Tuesday, 29 November 2011
Hardly the first person to say it I know, but it really is a crying shame that our There is a Better Way campaign lacks a decent soundtrack. It seems popular music has become totally disconnected from lives lived and battles fought. Popular music in 2011 is a caterwauling, narcissistic freakshow.
So at the risk of coming across all fogeyish, I really do have to scream that it wasn’t always thus! The struggle against Thatcher was played out against a soundtrack of immense variety and occasional brilliance. Thought it might be fun to remind people of this as they prepare for N30.
I’ve also been desperate to write a musical list for a few weeks now - for therapeutic reasons really; to help me get over the fingernails-down-the-side-of-ship excruciating horrorshow that was Scotland’s Greatest Album.
So here we go with a mad 80s nostalgia fest. I've used a pretty liberal interpretation of 'political' here and all are from Britain and Ireland. Opening it up to the States would have been too problematic; a danger that Public Enemy would've scooped all 15 places. Still an awful lot has been missed out. In no particular order...my fave political songs of the Thatcher era:
Yeah, tempted to go for something off the first LP but this track is of special sentimental value given that it was the first thing I taped after we bought a video recorder off my Dad’s winnings on the Celtic Pools. Played to death. My old boss was Terry Hall’s brother-in-law; something that cannot be said about Grahame Smith.
Totally loved the Ruts and this is punk/reggae crossover at its devastating best; you can almost smell the terror invoked by an out of control Special Patrol Group. Magnificent.
Er, almost afraid to include this in the current climate. But it’s Dexy’s, it’s Dance Stance and it’s a song of towering brilliance. Just has to be in there. And yes I know Eugene O’Neill isn’t Irish. But a songs gotta scan...
You’re in for a treat if coming across this for the first time. The sexual politics were I think lost on me at the time; too busy enjoying the signature post punk early eighties trebly guitar fest. Genuis.
What to choose? Nearly went for personal face Charlie Don’t Surf but, having today listened to Gideon outline the next phase of his attack on workers‘ rights I thought it just had to be this. Incidentally, deeply regretting telling my eldest that by the time I was her age I'd seen the Clash at the Apollo. Further regretting my maw telling her that she didn't worry too much. You can see where this is leading #bulliedfather
‘I’m told that my homes on a nuclear free zone, that ain’t no help when there’s bills to be paid. Police accountability, non-nuclear defence strategy, it’s foolish ideology, it’s made the fight a mockery’
Excellent political songwriting, by the Mancunian band Easterhouse; not the band Scheme from Easterhouse, Glasgow (who were an interesting lot in many ways but, unfortunately their music was completely pish). A misconception that used to get me particularly riled back in ’85. And I had a temper on me back then. Their debut album, Contenders, was genuinely powerful but very few tracks appear to have found their way onto Youtube. Shame, I was looking forward to hearing Lenin in Zurich.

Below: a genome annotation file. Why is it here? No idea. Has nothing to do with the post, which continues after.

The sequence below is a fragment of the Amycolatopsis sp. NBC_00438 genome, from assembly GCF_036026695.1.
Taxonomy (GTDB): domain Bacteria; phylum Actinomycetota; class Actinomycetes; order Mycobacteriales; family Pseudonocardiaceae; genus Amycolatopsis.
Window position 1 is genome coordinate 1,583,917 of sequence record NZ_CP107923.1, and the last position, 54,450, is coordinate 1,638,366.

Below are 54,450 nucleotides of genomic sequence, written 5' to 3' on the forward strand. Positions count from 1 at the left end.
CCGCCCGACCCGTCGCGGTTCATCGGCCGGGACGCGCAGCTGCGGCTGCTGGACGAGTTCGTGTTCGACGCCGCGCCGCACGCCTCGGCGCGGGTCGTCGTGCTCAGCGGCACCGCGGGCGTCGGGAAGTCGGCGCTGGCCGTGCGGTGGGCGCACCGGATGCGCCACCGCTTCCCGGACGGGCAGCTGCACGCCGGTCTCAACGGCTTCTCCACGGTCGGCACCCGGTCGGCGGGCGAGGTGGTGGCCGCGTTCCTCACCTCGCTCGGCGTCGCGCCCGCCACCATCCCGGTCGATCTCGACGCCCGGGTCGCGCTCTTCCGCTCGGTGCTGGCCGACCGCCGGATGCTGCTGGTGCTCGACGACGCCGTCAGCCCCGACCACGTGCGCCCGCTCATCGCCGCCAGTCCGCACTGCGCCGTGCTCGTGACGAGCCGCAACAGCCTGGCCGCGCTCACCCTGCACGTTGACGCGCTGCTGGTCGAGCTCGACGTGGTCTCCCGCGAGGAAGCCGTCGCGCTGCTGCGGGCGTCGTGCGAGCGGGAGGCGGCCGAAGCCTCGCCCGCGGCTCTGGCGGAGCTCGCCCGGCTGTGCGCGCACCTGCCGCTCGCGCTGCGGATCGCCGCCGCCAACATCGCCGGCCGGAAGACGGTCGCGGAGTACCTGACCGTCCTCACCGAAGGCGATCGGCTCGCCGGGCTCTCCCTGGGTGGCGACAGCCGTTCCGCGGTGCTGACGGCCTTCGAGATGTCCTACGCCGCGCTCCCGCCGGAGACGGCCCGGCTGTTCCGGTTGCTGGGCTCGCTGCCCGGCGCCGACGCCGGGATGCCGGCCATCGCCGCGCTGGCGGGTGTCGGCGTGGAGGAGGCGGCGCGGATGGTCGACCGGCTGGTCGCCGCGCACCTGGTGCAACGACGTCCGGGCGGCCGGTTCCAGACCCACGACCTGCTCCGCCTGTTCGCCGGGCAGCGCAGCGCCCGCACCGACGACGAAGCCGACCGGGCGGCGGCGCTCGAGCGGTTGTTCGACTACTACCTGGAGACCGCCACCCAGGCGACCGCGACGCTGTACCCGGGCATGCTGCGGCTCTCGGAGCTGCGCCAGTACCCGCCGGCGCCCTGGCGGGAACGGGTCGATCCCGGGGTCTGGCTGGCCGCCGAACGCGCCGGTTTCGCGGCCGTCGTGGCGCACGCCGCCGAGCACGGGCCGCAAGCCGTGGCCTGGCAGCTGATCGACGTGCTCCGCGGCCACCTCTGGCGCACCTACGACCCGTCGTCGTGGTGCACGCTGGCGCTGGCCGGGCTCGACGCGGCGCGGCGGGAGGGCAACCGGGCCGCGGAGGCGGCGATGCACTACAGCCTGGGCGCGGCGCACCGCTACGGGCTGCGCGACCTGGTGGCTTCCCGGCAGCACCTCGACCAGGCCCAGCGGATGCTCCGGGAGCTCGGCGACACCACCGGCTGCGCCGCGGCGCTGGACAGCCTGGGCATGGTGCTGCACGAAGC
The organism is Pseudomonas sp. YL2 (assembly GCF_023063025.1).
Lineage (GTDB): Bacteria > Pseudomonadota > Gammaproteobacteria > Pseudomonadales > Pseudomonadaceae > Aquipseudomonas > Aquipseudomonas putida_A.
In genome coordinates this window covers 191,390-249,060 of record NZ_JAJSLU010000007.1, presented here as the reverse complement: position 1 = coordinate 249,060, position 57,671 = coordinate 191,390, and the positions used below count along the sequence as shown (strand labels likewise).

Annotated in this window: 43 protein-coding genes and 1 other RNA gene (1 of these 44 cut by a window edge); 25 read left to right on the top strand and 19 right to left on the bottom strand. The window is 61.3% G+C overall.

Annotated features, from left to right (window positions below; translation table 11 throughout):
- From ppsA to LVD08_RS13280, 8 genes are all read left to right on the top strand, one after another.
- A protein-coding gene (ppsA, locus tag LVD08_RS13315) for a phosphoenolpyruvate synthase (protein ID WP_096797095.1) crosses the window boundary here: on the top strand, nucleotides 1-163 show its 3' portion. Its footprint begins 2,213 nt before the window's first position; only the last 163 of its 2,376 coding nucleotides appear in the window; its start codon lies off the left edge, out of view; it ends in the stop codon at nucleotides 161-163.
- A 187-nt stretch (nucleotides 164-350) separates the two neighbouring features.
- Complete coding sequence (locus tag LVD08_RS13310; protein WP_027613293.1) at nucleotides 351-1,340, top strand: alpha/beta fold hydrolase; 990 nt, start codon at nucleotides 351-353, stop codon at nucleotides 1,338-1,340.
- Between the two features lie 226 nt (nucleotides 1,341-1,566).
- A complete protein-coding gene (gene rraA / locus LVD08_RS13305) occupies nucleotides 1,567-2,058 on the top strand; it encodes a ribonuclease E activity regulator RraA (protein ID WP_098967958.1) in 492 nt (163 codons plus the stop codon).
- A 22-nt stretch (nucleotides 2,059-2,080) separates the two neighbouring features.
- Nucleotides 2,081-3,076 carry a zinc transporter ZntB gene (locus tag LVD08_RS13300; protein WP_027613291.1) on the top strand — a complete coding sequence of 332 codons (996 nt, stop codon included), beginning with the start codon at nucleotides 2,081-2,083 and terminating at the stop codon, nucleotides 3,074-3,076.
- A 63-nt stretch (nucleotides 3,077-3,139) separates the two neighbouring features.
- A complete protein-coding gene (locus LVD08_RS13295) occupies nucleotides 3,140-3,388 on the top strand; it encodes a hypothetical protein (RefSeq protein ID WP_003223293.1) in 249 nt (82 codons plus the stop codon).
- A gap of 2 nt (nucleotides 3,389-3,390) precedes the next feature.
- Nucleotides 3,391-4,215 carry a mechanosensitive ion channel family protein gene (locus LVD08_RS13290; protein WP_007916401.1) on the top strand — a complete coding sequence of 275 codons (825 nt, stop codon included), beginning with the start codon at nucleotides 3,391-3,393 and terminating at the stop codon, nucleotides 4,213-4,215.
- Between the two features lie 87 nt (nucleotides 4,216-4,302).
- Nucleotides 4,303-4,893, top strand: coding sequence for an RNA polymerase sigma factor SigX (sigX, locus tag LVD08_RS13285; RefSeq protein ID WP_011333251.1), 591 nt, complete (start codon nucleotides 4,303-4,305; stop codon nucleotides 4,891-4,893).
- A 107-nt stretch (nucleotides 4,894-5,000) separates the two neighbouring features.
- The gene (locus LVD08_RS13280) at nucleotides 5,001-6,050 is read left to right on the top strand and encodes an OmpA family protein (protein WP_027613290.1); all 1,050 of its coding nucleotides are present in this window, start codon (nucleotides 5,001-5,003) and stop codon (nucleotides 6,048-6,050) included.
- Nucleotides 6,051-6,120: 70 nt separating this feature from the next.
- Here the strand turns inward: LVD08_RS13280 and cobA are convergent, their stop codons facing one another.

Even the Mods were angry back in the 1980s. One of only two bands I seen play East Kilbride as a teenager (other was Orange Juice), they were great live. By the way, for that scoot, my kids would be sleeping in the shed.
A really, really silly band; the whole socialist (Red, geddit?) skinhead cultivated image and the SWP poster lyrics. But the tunes were fantastic and after a couple of decades of ridiculing them, I’m genuinely staggered at how amazingly fresh this sounds. Anyway, you’ve gotta love a band that releases a single called Go Get Organised!
Still remember reading the NME review of Our Favourite Shop arguing that Weller’s political voice had matured at the same time as the SC’s music. Quite. Having watched a number of horrible Occupy pepper spray and baton incidents over the past week this really does resonate.
Had to be in there. And so it should, it’s awesome.
Remember feeling very sophisticated buying Eden; they had that sound. This is from the second, inferior, album but great nonetheless.
Always thought it was mightily impressive the way the Petrols scorned the Undertones legacy to make edgy, political and, in early use of sampling etc, really quite innovative music. For a band with a major contract they were overtly and heavily political, using record covers to bring attention to issues like the use of Diplock courts in Northern Ireland. Brave and strong. This track is awesome.
I know this will get me into trouble but, much as I love him as a person, could never really take to his delivery. However, remember seeing him perform this at the Apollo supporting TSC during the miners’ strike. Powerful right enough. Guess the question will be posed more than once tomorrow.
A fascinating bunch. It’s incredible to think just how big they were; totally uncompromising and yet sold a stack of records – probably more than Joe McJedward sell these days. I used to correspond with guitarist Penny Rimbaud, saying things like, ‘love your records but you shouldn’t be too hard on religion ‘cause my mum and dad are religious and they’re really ok’. Amazingly, he used send me lengthy patient replies and loads of stencils to ruin good t-shirts with. I was a wee anarchist soul as a 12 year old, I really was.
Got into reggae through this, the Ruts and the Clash. Forever grateful Linton!
So go on then, what have I missed?